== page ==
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Congratulations to Paul Krugman! The latest offering from the Nobel Prize-winning economist and New York Times columnist is both ethically disgusting and historically ignorant.

The ethically disgusting elements of Krugman’s December 21 column, “Conquest is for Losers”? The charge that American neoconservatives who supported the U.S. invasion of Iraq in 2003 were (and remain) a group of would-be conquerors who are typically “eager to fight” and who have viewed Russian leader Vladimir Putin’s recent aggression “with admiration and envy.” According to Krugman, “What really bothered [neoconservatives]was that Mr. Putin was living the life they’d always imagined for themselves.”

I’m a long-time critic of the neoconservatives.  Even though I supported the second Iraq war and still believe it was necessary to launch. I have repeatedly upbraided the neocons for defining America’s overseas interests far too broadly, for being excessively optimistic about exporting American values to regions to which they are completely alien, and for viewing international activism as the real measure of this nation’s worth. And because of their bloated view of what’s needed to ensure American security and prosperity, the neocons do indeed tend to overestimate the utility of military force in achieving foreign policy goals.

But that’s a far cry from qualifying as warmongers. As for the claim that the neocons support (or even “admire and envy”) Putin-like efforts to take over or politically dominate foreign countries contrary to the expressed wishes of their populations – that’s nothing less than the worst kind of smear. Unless Krugman really believes that the neocons ever wanted to turn Iraq into a U.S. satellite? Or wanted to keep large numbers of U.S. boots on the ground one moment longer than necessary? Maybe he’s forgotten that the Bush administration approach to post-Saddam Hussein Iraq was widely (and accurately) lambasted for the lack of a serious follow-on plan. Remember the so-called “Pottery Barn Rule”?

Krugman’s broader point that, nowadays, for great powers, “War makes you poorer and weaker, even if you win,” is even more obvious know-nothingism. Not to mention having the most destructive implications for U.S. foreign policy. Take his example of Putin and Ukraine. It’s eminently defensible to argue (as I have) that no major American response to this instance of Russian revanchism is needed because Ukraine’s independence has never (for good reason) been seen as a significant American security or economic interest.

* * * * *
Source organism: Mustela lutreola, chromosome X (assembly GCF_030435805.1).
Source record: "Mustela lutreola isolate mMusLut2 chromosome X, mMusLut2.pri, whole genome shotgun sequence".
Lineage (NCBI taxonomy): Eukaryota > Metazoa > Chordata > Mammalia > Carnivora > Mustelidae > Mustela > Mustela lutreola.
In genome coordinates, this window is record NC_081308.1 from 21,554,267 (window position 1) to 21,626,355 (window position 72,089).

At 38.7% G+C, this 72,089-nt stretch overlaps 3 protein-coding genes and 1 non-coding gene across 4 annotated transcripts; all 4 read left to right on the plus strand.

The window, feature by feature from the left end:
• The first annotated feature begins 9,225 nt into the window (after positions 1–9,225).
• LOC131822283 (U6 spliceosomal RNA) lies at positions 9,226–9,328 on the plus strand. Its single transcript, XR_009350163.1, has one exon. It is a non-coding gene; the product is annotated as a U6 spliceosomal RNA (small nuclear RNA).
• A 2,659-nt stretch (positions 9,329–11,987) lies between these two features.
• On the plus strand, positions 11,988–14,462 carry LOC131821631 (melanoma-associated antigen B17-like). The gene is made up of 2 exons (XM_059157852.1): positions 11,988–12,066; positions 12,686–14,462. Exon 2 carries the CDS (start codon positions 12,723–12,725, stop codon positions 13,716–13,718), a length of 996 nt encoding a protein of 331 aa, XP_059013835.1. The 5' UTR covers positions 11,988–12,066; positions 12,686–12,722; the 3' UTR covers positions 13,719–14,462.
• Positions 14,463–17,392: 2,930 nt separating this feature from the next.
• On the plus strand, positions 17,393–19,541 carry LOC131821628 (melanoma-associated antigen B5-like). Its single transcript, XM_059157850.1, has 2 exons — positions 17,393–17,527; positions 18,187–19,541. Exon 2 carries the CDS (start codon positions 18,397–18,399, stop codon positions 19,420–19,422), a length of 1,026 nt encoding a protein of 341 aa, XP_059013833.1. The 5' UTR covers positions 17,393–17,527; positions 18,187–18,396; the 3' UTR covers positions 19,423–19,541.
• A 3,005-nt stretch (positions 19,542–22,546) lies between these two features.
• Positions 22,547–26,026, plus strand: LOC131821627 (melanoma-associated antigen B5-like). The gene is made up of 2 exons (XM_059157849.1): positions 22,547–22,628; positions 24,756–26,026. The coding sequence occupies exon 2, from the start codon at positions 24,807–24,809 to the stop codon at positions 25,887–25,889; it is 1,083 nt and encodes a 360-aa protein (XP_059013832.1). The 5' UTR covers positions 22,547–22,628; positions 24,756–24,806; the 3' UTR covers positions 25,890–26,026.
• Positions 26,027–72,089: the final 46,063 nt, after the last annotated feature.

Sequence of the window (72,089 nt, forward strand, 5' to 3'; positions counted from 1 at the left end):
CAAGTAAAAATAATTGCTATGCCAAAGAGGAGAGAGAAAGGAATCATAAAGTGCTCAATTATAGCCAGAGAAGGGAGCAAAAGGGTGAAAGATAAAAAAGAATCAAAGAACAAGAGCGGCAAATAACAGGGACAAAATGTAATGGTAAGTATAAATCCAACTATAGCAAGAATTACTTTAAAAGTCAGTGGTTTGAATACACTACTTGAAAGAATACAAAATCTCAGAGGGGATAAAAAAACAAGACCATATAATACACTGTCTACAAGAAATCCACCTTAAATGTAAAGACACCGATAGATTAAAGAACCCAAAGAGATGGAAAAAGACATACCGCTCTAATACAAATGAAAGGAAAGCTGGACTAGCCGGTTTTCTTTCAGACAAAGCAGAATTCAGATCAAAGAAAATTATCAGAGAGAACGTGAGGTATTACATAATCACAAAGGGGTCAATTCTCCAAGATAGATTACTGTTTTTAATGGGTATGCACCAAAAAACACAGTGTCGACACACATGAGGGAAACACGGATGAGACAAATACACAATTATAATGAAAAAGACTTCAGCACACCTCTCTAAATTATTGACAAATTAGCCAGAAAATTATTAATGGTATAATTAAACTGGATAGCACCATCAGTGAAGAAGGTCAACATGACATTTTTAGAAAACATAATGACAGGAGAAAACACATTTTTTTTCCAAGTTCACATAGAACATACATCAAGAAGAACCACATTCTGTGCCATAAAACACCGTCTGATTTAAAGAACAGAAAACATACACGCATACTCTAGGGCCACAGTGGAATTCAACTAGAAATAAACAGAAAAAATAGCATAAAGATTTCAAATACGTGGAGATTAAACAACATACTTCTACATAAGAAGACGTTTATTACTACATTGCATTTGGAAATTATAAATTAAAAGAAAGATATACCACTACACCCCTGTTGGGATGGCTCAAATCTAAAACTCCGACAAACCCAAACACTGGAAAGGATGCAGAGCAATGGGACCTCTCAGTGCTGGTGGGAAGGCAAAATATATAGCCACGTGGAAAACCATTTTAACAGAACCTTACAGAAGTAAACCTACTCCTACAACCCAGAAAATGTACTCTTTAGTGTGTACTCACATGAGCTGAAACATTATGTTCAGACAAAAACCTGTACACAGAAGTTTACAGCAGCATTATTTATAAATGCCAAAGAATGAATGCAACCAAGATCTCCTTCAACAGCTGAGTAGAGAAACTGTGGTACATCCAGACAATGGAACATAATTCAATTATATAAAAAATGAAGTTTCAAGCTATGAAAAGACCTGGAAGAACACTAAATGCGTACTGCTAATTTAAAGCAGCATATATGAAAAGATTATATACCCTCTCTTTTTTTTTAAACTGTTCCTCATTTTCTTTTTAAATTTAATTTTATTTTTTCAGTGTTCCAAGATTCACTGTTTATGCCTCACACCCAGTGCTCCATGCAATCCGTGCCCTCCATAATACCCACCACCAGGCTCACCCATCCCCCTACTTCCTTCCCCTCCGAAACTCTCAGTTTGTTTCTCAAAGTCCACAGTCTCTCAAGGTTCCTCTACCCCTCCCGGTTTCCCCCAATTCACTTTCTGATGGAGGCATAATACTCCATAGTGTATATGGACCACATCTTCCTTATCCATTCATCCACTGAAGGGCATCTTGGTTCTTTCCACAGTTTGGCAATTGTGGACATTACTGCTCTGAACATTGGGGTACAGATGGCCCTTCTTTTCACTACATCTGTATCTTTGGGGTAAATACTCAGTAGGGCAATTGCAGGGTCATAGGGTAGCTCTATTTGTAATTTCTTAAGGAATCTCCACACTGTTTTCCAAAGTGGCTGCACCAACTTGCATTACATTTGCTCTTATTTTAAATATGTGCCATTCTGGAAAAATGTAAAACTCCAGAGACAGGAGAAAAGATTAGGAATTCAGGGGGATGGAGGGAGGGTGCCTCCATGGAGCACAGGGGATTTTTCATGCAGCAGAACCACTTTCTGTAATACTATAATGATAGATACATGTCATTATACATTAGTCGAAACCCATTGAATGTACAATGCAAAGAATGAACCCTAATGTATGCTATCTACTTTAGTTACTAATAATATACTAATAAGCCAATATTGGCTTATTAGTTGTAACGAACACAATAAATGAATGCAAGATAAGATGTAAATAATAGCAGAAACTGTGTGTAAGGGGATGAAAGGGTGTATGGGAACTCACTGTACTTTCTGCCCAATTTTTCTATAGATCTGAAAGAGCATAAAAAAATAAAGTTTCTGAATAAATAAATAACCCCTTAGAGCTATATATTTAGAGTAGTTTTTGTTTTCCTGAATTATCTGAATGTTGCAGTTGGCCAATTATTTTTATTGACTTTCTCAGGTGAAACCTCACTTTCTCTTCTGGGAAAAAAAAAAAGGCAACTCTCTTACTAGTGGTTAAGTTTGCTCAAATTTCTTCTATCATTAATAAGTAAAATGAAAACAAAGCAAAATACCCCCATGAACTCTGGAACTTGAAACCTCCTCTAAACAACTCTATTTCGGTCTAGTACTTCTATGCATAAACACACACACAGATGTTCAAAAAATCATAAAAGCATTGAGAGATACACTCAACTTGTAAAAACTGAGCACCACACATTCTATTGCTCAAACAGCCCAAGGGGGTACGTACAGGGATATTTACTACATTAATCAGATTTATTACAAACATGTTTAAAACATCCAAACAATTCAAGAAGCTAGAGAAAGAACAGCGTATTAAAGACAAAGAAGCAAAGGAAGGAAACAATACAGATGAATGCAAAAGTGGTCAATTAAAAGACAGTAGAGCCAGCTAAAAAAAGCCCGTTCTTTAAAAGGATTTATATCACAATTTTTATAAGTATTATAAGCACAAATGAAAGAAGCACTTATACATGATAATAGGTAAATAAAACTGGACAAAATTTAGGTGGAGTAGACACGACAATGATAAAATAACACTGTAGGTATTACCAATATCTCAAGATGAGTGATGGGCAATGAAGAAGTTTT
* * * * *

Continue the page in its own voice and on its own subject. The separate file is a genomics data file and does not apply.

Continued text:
But if you disagree (and it’s not clear whether Krugman does), then it matters decisively that the trouble Putin and Russia have now encountered have resulted not from Russia’s aggressive actions as such but from a combination of the Western sanctions response and an oil price drop that was predicted by almost no one. For those believing in the importance of Ukraine’s independence and territorial integrity (and the security of Russia’s other threatened neighbors), simply counting on the costs of Putin’s aggression either to produce rollback or adequate containment is the height of recklessness. Unless Krugman thinks that oil prices will remain this low forever?

Krugman is also utterly mistaken in suggesting that Putin’s moves reflect a desire for “tribute” (the author’s words) or any other type of economic gain. Instead, Moscow is clearly motivated mainly by security considerations – specifically, a determination to keep western influence, and NATO forces, out of Ukraine and certain other neighbors. So far, he’s succeeded. In theory, Putin could at some point determine that whatever costs he’s paying to control Ukraine (and it’s not entirely clear what they are) have become high enough to require reversing course. But even that turn of events is likelier to stem ultimately from setbacks on fundamentally separate fronts that reflect Russia’s built-in economic weaknesses.

Like everyone, Krugman has every right to speak out on issues outside his core competence of economics. But his latest column once again makes me wish that he paid more attention to one of the central theories of that field – comparative advantage – and left the foreign policy commentary to people who actually know what they’re talking about.  In the process, he could do his bit to keep our national debate on these matters out of the gutter.